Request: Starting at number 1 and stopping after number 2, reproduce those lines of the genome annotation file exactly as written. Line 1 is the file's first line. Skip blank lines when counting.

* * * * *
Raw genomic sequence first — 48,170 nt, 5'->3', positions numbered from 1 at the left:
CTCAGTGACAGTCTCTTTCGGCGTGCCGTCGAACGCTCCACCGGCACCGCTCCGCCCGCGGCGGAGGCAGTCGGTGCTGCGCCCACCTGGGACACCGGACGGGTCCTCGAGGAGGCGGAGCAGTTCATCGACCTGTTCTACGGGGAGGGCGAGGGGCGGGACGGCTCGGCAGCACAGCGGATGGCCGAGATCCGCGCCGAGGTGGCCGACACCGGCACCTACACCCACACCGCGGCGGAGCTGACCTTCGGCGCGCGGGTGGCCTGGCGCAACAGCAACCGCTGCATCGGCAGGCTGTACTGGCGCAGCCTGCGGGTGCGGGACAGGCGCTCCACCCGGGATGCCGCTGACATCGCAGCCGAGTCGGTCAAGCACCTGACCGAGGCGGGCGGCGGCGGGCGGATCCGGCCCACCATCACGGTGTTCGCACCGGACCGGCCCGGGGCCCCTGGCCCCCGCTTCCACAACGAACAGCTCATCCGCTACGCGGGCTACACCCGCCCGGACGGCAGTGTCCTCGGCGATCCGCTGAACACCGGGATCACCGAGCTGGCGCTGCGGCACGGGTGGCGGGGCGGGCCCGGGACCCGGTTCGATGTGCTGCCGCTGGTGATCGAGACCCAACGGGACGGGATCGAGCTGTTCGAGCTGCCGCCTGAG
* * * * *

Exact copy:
Raw genomic sequence first — 48,170 nt, 5'->3', positions numbered from 1 at the left:
CTCAGTGACAGTCTCTTTCGGCGTGCCGTCGAACGCTCCACCGGCACCGCTCCGCCCGCGGCGGAGGCAGTCGGTGCTGCGCCCACCTGGGACACCGGACGGGTCCTCGAGGAGGCGGAGCAGTTCATCGACCTGTTCTACGGGGAGGGCGAGGGGCGGGACGGCTCGGCAGCACAGCGGATGGCCGAGATCCGCGCCGAGGTGGCCGACACCGGCACCTACACCCACACCGCGGCGGAGCTGACCTTCGGCGCGCGGGTGGCCTGGCGCAACAGCAACCGCTGCATCGGCAGGCTGTACTGGCGCAGCCTGCGGGTGCGGGACAGGCGCTCCACCCGGGATGCCGCTGACATCGCAGCCGAGTCGGTCAAGCACCTGACCGAGGCGGGCGGCGGCGGGCGGATCCGGCCCACCATCACGGTGTTCGCACCGGACCGGCCCGGGGCCCCTGGCCCCCGCTTCCACAACGAACAGCTCATCCGCTACGCGGGCTACACCCGCCCGGACGGCAGTGTCCTCGGCGATCCGCTGAACACCGGGATCACCGAGCTGGCGCTGCGGCACGGGTGGCGGGGCGGGCCCGGGACCCGGTTCGATGTGCTGCCGCTGGTGATCGAGACCCAACGGGACGGGATCGAGCTGTTCGAGCTGCCGCCTGAG